All semiconductor packages must not only provide for a number of electrical connections to be made from bond pads on a semiconductor chip to external contacts on the package, but must also provide physical protection to prevent damage to the chip during handling. To protect the chip 102 and bond wires 104, a molded covering 112 is formed on the substrate 106. Generally, molded covering 112 is formed on the package by a molding process.
Currently, to facilitate simultaneous assembling of a number of packages, individual substrates are provided on a substrate strip which contains multiple substrate units which are later separated or “singulated”, after the molding process. The substrate strip format helps to maximize productivity during assembly and also reduce material handling expense in other areas of the assembly process that operate on only site at a time.
One of the problems with procuring substrates in strip form is that the substrate vendor needs to provide 100% accepted units on the substrate strip so that the assembly facility does not process defected units. If the assembly facility accepts defected substrate units on each strip, then the throughput of certain assembly processes is reduced because defected units are being processed. Therefore, if the vendor fabricates substrate units in strip form and includes a certain number of defected units, all of the remaining accepted substrate units on the strip have to be thrown away. Accordingly, a method utilizes each of the accepted substrate unites produced by the substrate vendor and provides substrate strips with 100% accepted substrate units is needed.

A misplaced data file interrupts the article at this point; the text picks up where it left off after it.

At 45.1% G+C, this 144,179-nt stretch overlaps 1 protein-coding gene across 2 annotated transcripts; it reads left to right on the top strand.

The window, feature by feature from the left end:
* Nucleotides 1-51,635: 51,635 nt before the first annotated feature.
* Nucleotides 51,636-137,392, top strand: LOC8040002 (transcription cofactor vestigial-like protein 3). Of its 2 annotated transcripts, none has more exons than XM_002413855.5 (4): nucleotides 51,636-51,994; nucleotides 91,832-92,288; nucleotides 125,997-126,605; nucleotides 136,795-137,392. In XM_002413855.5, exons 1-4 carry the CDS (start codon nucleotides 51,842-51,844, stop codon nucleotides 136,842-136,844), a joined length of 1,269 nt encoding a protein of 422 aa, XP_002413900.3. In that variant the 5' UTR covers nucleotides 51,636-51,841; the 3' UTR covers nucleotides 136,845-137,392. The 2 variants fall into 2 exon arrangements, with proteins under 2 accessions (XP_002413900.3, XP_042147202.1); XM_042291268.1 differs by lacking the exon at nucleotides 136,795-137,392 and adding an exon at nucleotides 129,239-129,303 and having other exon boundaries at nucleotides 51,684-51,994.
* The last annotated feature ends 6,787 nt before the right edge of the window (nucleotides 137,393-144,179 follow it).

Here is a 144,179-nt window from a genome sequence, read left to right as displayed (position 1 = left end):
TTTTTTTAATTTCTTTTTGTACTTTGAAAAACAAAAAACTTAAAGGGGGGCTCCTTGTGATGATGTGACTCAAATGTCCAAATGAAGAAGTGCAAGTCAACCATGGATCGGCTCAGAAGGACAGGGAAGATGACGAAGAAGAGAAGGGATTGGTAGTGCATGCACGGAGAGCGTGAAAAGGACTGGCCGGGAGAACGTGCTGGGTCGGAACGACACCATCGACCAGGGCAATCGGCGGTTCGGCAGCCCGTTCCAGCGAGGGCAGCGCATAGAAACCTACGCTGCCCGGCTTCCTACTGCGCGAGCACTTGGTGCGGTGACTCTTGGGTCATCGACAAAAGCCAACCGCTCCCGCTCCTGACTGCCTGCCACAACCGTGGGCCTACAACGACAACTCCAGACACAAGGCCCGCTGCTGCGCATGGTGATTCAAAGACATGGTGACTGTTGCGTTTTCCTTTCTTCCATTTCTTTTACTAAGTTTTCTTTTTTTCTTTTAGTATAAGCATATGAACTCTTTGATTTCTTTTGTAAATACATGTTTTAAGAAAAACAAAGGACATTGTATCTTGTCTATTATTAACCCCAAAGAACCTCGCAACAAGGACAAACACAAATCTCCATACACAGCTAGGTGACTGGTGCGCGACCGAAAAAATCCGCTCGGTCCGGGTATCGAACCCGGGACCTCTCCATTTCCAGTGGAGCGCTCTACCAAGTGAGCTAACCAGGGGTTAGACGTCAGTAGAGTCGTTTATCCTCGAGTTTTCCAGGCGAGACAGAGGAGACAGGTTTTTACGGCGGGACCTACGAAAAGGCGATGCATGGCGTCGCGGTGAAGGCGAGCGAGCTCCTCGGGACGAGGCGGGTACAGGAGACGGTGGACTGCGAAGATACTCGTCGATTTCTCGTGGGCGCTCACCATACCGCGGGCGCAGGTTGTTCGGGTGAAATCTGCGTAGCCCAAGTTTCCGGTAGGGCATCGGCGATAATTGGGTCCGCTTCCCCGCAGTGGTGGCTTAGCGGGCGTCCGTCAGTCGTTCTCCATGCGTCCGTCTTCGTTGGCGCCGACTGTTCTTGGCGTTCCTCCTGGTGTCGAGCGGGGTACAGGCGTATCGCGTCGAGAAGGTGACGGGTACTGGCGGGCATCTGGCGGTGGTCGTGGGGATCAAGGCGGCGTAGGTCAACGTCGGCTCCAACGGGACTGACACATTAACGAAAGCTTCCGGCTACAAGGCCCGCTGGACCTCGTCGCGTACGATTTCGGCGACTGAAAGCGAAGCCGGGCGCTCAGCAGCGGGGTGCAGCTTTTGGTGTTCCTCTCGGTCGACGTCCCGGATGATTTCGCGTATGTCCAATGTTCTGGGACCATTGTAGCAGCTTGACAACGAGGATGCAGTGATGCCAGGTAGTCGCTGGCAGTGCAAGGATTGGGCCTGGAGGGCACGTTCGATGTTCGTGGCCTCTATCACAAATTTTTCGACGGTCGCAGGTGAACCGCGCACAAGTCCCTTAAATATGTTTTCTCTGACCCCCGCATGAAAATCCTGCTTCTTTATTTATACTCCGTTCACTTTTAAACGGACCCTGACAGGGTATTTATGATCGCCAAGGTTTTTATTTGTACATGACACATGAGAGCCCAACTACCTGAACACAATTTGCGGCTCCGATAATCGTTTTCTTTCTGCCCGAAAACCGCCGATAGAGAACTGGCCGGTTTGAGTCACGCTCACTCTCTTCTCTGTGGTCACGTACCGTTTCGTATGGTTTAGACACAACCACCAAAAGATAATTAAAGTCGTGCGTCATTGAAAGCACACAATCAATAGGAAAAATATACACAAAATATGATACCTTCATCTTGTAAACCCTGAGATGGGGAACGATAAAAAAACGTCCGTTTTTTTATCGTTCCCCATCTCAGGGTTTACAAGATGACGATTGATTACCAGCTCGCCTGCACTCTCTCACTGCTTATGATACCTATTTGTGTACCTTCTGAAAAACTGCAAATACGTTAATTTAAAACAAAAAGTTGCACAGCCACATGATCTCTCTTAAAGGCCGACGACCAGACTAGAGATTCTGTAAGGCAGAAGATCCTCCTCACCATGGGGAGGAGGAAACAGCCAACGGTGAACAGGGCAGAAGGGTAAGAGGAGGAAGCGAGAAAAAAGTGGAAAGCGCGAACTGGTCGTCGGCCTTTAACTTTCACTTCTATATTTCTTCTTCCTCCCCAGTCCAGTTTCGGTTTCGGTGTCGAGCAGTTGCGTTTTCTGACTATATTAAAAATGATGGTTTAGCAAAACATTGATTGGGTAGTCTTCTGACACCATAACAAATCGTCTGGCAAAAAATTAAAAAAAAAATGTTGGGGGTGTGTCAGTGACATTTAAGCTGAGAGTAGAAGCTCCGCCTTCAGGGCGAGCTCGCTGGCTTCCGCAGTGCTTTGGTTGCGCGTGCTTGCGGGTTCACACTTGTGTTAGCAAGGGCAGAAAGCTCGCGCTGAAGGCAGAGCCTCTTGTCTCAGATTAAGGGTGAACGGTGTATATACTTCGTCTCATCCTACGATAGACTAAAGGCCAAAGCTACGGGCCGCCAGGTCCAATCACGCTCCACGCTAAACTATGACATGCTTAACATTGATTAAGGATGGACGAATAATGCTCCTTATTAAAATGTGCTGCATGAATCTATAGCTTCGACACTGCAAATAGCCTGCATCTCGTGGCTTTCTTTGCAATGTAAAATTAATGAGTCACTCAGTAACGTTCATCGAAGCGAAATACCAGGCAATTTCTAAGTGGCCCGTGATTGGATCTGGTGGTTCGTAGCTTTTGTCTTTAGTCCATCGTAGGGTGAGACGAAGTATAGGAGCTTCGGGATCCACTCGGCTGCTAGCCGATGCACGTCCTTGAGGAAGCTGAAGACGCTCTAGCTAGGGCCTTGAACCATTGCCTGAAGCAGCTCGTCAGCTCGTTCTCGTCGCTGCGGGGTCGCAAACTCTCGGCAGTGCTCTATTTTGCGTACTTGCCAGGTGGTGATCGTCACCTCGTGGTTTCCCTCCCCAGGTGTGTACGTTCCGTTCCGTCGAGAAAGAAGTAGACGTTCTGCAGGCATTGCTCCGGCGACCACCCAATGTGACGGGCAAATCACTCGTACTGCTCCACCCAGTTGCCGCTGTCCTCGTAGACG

It is a primary object of the present invention to provide a substrate strip including 100% accepted substrate units which improves the throughput of assembly process and minimizes the cost of assembly.
To achieve the above listed and other objects, the present invention provides a substrate strip characterized by including a plurality of substrate units integrally formed with a frame having at least one opening and at least one substrate unit deposed in the opening and adhered to the frame. All the substrate units on the substrate strip are accepted units for semiconductor assembly so that the assembly facility does not process “bad” units. Therefore, defected semiconductor packages are significantly reduced thereby raising the throughput of assembly process.
The present invention further provides a method for manufacturing the substrate strip. First, a substrate strip including a plurality of substrate units integrally formed with a frame is provided. There is at least one defected unit included in the substrate units. Next, the at least one defected unit is cut down from the substrate strip and at least one opening is formed in the substrate strip. Then, an accepted substrate unit cut from another weeding-out substrate strip is disposed in the opening of the substrate strip and secured to the frame by an adhesive. According to this method, the accepted substrate unit obtained from a weeding-out substrate strip is reused thereby reducing the manufacturing cost of the substrate manufacturer.
Other objects, advantages, and novel features of the invention will become more apparent from the following detailed description when taken in conjunction with the accompanying drawings:
FIG. 1 is a cross-sectional view of a conventional ball grid array semiconductor package;
FIG. 2 is a top plan view of a substrate strip according to a preferred embodiment of the present invention;
FIG. 3 is a top plan view of a substrate strip having two defected substrate units;